BACKGROUND - Surgical site infections (SSI) are one of the most common complications after hepato-pancreato-biliary surgery. Infectious complications may lead to an associated immune-modulatory effect that inhibits the body's response to cancer surveillance. We sought to define the impact of SSI on long-term prognosis of patients undergoing surgical resection of extrahepatic biliary malignancies (EHBM).
METHODS - Patients undergoing surgery for EHBM between 2000 and 2014 were identified using a large, multi-center, national cohort dataset. Recurrence free survival (RFS) was calculated and a multivariable Cox proportional hazards model was utilized to identify potential risk factors for RFS including SSI.
RESULTS - Seven hundred twenty-eight patients included in the analytic cohort; 236 (32.4%) patients had perihilar cholangiocarcinoma, 241 (33.1%) gallbladder cancer, and 251 (34.5%) distal cholangiocarcinoma. A major resection, liver resection, was performed in 205 (28.3%) patients, while 110 (15.2%) patients had a pancreaticoduodenectomy. The overall incidence of morbidity was 55.8%; among the 397 patients who experienced a complication, 161 patients specifically had an SSI. The SSI occurred as an infection of the surgical site (n = 70, 9.6%) or formation of an abscess in the operative bed (n = 91, 12.5%). SSI was associated with long-term survival as patients who experienced an SSI had a median RFS of 19.5 months compared with 30.5 months for those patients who did not have an SSI (HR 1.40, 95% CI 1.08-1.80; p = 0.01). Among 279 patients who had EHBM that had no associated lymph node metastases, well-to-moderate tumor differentiation, as well as an R0 resection margin, SSI remained associated with worse RFS (HR 1.84, 95% CI 1.03-3.29; p = 0.038), as well as overall survival (HR 1.87, 95% CI 1.18-2.97; p = 0.008).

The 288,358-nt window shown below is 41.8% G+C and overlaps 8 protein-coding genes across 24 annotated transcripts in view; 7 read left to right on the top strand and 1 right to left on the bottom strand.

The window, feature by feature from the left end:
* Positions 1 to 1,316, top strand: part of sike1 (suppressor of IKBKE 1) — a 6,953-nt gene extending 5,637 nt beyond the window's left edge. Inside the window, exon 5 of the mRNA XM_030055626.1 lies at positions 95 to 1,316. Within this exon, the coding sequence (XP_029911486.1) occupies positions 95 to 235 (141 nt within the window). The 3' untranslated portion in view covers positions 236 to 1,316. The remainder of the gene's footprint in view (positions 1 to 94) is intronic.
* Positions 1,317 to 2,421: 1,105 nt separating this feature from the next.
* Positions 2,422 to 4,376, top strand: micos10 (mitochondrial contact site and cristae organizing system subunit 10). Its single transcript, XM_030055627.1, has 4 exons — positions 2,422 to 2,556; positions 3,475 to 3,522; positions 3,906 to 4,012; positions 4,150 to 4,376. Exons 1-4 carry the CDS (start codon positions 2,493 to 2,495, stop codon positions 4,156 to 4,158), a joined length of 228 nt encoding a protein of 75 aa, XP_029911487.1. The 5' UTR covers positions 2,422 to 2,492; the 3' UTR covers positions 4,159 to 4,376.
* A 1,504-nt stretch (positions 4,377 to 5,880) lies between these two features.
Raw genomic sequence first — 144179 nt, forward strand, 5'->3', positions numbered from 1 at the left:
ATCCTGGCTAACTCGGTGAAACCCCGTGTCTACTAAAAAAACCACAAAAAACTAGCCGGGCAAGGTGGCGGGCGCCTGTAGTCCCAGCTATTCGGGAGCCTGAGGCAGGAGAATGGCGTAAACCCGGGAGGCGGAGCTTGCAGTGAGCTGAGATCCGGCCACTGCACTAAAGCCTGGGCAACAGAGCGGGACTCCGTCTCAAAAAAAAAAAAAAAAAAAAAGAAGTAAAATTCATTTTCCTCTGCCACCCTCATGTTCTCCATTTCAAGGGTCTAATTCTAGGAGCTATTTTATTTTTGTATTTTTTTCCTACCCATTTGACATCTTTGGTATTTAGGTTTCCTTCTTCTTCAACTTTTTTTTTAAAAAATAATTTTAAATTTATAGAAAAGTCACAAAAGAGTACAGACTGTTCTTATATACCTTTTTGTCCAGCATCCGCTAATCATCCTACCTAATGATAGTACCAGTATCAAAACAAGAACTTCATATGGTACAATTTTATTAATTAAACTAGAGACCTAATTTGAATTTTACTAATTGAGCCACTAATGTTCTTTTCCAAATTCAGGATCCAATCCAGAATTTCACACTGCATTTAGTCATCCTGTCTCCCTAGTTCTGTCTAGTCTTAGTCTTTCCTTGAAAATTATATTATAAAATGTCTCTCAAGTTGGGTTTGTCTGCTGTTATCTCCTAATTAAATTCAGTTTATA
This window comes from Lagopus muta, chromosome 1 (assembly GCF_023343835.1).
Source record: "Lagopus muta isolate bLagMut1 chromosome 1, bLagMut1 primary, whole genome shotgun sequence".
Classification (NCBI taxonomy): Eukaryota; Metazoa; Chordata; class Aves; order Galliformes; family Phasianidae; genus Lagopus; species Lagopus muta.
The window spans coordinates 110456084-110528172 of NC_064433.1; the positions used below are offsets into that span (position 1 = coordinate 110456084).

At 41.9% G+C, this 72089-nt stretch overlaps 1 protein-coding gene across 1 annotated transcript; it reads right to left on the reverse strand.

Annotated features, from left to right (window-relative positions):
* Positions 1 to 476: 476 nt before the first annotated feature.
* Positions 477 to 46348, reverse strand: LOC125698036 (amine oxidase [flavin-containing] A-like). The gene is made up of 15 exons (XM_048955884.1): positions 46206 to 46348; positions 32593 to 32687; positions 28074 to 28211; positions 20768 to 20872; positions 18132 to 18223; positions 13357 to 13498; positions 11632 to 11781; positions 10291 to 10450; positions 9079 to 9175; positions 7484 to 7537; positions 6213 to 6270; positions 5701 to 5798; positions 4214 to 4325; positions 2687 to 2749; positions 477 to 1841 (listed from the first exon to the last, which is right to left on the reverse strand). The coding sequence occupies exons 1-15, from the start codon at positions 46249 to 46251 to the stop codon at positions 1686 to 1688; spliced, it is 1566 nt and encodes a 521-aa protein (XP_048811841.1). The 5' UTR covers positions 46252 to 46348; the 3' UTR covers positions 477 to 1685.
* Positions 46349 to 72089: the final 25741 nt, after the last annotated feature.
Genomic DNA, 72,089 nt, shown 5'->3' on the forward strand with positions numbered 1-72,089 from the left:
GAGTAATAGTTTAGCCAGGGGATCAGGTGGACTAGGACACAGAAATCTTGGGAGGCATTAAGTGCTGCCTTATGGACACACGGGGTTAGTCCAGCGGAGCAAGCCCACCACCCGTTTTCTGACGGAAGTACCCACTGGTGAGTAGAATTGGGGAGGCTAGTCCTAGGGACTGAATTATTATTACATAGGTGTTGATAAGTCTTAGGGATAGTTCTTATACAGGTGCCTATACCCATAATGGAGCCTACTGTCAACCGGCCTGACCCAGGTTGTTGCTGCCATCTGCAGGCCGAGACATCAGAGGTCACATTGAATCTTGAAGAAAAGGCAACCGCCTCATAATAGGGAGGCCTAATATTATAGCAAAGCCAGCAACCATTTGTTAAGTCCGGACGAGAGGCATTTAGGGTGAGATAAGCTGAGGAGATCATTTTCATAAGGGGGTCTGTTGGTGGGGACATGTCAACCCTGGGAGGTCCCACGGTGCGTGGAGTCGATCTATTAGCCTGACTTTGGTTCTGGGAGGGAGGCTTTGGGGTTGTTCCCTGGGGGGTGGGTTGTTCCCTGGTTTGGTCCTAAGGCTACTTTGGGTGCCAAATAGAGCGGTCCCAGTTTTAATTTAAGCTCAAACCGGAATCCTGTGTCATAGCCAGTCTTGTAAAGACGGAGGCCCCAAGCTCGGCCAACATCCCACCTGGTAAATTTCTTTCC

CONCLUSION - SSI was a relatively common occurrence following surgery for EHBM as 1 in 10 patients experienced an SSI. In addition to standard tumor-specific factors, the occurrence of postoperative SSI was adversely associated with long-term survival.